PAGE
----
Today’s working professionals and chief family officers seem to always be on the go. Fast food seems to be all too convenient for most of those days. With a little foresight, you will be able to avoid fast food drive thru lines and ensure you get better quality food.
I found these four tips from Pete Williams, a favorite sports & fitness writer, on another favorite fitness web resource, CorePerformance.com. You may find the original article here.
1. Think in terms of time and money
There’s a tendency to think you’ll save time and money by grabbing food on the go, especially if you’re traveling on someone else’s dime. In reality, it takes more time to hunt for food than it would to pack accordingly. Bringing your own food is cheaper than purchasing quality food—or even bad food, for that matter—on the run. You also have far more control over the nutritional content. There’s nothing worse than eating poorly because there were no other options or you were short on time. By packing your own food, you’ll not only eat better, you’ll save time and money, thus increasing your performance. That’s triple motivation.
2. Stock your “desk”
Just as you want to fill your desk drawer at work with healthy options to avoid trips to the vending machine, you should pack the car accordingly when working on the go. The console in between the front seats is a great place to stash almonds, fruit, and healthy snack bars. Another idea: Store a container under the seat that includes a box of oatmeal, tear-open packaged tuna fish, jerky, apples, and oranges. Also include whole-wheat bread, condiments in one-serving packs, one-serving containers of sugar-free applesauce, plastic utensils, paper plates, and hand wipes. (Though such food can serve as an emergency stash, don’t leave anything that can spoil for any length of time.)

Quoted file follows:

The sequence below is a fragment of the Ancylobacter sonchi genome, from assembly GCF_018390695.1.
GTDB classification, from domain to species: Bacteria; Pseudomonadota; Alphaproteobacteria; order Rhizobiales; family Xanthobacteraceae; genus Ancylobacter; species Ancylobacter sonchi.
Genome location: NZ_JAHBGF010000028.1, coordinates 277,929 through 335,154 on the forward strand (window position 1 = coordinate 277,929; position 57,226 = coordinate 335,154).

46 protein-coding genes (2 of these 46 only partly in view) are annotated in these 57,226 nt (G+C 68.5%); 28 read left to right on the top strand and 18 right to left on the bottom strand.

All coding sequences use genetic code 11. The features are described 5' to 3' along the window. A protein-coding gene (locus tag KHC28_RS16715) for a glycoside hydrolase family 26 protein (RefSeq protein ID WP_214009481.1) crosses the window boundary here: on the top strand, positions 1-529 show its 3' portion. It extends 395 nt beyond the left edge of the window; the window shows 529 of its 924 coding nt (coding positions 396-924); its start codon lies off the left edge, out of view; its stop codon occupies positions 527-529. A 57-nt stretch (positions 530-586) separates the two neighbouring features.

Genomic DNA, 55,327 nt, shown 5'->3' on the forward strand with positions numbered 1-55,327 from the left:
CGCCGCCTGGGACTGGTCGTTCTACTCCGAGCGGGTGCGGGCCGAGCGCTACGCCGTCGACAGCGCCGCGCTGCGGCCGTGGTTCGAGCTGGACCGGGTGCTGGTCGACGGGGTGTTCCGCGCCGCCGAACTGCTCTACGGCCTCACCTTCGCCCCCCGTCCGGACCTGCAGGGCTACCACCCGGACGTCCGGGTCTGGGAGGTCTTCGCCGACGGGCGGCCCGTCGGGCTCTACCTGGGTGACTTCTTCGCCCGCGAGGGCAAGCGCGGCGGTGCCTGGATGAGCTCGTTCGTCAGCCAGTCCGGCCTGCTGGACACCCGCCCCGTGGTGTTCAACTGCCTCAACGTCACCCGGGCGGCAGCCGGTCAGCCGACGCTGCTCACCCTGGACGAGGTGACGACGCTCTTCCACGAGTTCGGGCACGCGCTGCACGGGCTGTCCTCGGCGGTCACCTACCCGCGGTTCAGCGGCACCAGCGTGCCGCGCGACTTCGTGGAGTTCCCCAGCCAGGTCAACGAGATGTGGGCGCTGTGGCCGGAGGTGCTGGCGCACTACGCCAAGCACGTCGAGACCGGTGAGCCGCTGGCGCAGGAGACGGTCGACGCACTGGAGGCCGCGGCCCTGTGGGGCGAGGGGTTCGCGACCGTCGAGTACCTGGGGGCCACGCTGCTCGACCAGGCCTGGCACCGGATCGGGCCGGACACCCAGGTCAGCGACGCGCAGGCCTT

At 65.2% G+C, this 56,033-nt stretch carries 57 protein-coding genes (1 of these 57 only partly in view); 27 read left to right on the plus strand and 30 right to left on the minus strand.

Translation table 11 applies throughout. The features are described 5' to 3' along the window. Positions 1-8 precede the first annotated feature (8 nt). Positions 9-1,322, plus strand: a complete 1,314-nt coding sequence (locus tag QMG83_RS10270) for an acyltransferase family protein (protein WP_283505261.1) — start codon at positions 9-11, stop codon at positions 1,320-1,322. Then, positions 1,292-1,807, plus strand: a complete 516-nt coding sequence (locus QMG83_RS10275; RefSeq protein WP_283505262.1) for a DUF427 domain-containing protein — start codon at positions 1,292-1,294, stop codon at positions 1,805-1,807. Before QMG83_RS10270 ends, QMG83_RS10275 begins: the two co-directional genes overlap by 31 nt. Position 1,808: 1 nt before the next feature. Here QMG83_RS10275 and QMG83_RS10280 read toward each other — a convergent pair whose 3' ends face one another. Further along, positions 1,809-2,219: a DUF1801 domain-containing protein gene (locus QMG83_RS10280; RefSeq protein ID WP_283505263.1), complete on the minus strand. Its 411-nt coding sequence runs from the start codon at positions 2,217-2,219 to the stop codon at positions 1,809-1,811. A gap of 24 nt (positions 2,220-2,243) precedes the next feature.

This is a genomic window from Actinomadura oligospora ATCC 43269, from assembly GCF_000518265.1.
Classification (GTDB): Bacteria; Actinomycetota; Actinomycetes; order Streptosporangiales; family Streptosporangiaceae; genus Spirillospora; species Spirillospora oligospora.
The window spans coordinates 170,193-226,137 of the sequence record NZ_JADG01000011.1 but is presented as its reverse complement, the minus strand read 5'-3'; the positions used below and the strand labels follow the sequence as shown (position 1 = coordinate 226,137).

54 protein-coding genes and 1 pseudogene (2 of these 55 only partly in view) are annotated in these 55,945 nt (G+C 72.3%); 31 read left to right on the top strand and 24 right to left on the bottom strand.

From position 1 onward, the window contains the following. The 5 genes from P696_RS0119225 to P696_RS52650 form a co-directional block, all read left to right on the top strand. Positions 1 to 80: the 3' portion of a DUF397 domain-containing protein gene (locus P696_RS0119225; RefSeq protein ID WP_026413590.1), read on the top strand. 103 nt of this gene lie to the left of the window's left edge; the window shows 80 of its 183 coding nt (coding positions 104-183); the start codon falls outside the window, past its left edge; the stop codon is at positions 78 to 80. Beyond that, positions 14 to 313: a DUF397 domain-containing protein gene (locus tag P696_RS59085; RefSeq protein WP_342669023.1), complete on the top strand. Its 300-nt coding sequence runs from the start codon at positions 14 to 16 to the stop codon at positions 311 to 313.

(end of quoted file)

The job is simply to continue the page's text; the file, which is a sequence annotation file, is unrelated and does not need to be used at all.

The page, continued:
3. Refrigerate, hydrate, and regenerate
Coolers aren’t just for tailgating and trips to the beach. Keep a small cooler in your car, restocking it with bottled water and ready-to-drink meal replacement products. Also include fresh veggie snacks and fat-free yogurt with no sugar added. Just don’t leave anything perishable in a hot car for extended periods, even if it’s in a cooler. If you’re traveling on the highway, pull over for a picnic of sorts at a rest area. Do some Movement Prep (read “5 Ways to Make Your Daily Commute Healthier” for stretching ideas). This brief pitstop will recharge you mentally and physically in less time than it would take to pull over at a commercial area and attempt to find healthy food.
4. Don’t forget the weekends
Even if you don’t work weekends, they can be just as hectic between errands, social commitments, and driving kids around. Having nutritious food options can help satisfy cranky kids of all ages while making sure you stay on schedule throughout the weekend.
Leave a Reply
By visiting this site, you agree to terms and conditions found here. The information on this website serves as educational content, and is not intended to replace the advice of a qualified health care professional nor is it intended as medical advice. We, at Balanced Strength, Inc. encourage you to make your own health care decisions based on your thorough research and in partnership with a qualified health care professional. Disclaimer: The contents of this website are based on the research, theories, and opinions of Christine Kwok, unless otherwise noted.